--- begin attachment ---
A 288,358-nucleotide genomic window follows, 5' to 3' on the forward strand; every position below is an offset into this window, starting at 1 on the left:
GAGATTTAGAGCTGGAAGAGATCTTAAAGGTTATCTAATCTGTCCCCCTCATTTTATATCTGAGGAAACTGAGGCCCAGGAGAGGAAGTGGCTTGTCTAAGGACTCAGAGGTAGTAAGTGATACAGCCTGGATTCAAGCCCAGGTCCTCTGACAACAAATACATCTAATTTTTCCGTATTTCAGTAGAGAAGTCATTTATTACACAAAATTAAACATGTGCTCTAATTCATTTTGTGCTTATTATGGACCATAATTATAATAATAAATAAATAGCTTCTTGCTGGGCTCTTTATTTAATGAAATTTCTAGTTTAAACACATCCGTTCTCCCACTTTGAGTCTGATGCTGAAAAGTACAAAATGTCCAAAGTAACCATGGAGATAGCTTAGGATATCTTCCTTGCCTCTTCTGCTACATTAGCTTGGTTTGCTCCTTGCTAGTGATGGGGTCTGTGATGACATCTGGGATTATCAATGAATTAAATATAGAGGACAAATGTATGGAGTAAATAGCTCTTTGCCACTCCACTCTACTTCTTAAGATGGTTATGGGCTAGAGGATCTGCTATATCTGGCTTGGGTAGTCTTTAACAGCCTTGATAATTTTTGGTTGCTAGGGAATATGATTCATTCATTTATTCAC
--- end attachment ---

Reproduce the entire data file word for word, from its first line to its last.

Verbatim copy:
A 288,358-nucleotide genomic window follows, 5' to 3' on the forward strand; every position below is an offset into this window, starting at 1 on the left:
GAGATTTAGAGCTGGAAGAGATCTTAAAGGTTATCTAATCTGTCCCCCTCATTTTATATCTGAGGAAACTGAGGCCCAGGAGAGGAAGTGGCTTGTCTAAGGACTCAGAGGTAGTAAGTGATACAGCCTGGATTCAAGCCCAGGTCCTCTGACAACAAATACATCTAATTTTTCCGTATTTCAGTAGAGAAGTCATTTATTACACAAAATTAAACATGTGCTCTAATTCATTTTGTGCTTATTATGGACCATAATTATAATAATAAATAAATAGCTTCTTGCTGGGCTCTTTATTTAATGAAATTTCTAGTTTAAACACATCCGTTCTCCCACTTTGAGTCTGATGCTGAAAAGTACAAAATGTCCAAAGTAACCATGGAGATAGCTTAGGATATCTTCCTTGCCTCTTCTGCTACATTAGCTTGGTTTGCTCCTTGCTAGTGATGGGGTCTGTGATGACATCTGGGATTATCAATGAATTAAATATAGAGGACAAATGTATGGAGTAAATAGCTCTTTGCCACTCCACTCTACTTCTTAAGATGGTTATGGGCTAGAGGATCTGCTATATCTGGCTTGGGTAGTCTTTAACAGCCTTGATAATTTTTGGTTGCTAGGGAATATGATTCATTCATTTATTCAC